(Image from Barnes & Noble)
Maud Horsham knows something's wrong with her memory. The 82-year-old often can't recall the names of everyday items. She goes to the store and forgets why she's there. Even the notes she leaves for herself make little sense anymore. There is one thing, however, that Maud is sure of: Elizabeth Markham—her neighbor and only real friend—is missing. Positive that something sinister has happened to Elizabeth, Maud pleads for help from the police, her daughter, even Elizabeth's temperamental son. All to no avail. No one takes an old woman with dementia seriously.
It's not the first time Maud's world has been rocked by the sudden disappearance of someone she loves. In 1946, her older sister vanished without a trace. As the two disappearances become entangled in Maud's mind, she grows even more confused. The answers to both mysteries are inside her head somewhere—if only she can remember.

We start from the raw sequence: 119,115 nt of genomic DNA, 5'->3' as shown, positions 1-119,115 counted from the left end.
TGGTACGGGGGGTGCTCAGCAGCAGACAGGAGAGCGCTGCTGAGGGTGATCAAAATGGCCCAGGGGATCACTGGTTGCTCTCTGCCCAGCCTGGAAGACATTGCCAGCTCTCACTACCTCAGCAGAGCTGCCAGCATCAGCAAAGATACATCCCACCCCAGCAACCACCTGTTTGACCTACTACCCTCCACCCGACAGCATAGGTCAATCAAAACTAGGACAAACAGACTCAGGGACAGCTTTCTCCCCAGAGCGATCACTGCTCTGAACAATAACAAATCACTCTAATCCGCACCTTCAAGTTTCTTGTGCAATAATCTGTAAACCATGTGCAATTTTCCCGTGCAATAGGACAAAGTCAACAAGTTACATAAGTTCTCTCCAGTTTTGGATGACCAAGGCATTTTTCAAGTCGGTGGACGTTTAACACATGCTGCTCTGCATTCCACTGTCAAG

Determined to figure out what happened to her friend, Maud mines her fractured memories, discovering in them some very disturbing truths. Can she hold on to her discoveries long enough to save Elizabeth? What about her sister? Will Maud be the one to save the missing women? Or will the secrets of the past remain hidden inside the recesses of a cloudy memory that is slowly, slowly slipping away ...
Elizabeth Is Missing, a debut novel by English author Emma Healey, is a complex psychological thriller. A quiet, unhurried one, yes, but also a twisty, riveting mystery. While the story offers plenty of suspense and intrigue, the most compelling thing about Elizabeth Is Missing is the terrifying issue at its heart—memory loss. Healey, whose grandmother suffers from dementia, brings the horror of the disease to life in such a vivid, heartbreaking way that it's impossible not to empathize with Maud and all of her real-life counterparts. Although it tells a sad, scary tale, I enjoyed this compelling, well-crafted debut novel. If you like a puzzling, mind-bending story, give this one a go. It's definitely worth the read.
If this were a movie, it would be rated:
for language (a dozen or so F-bombs plus milder expletives)
To the FTC, with love: Another library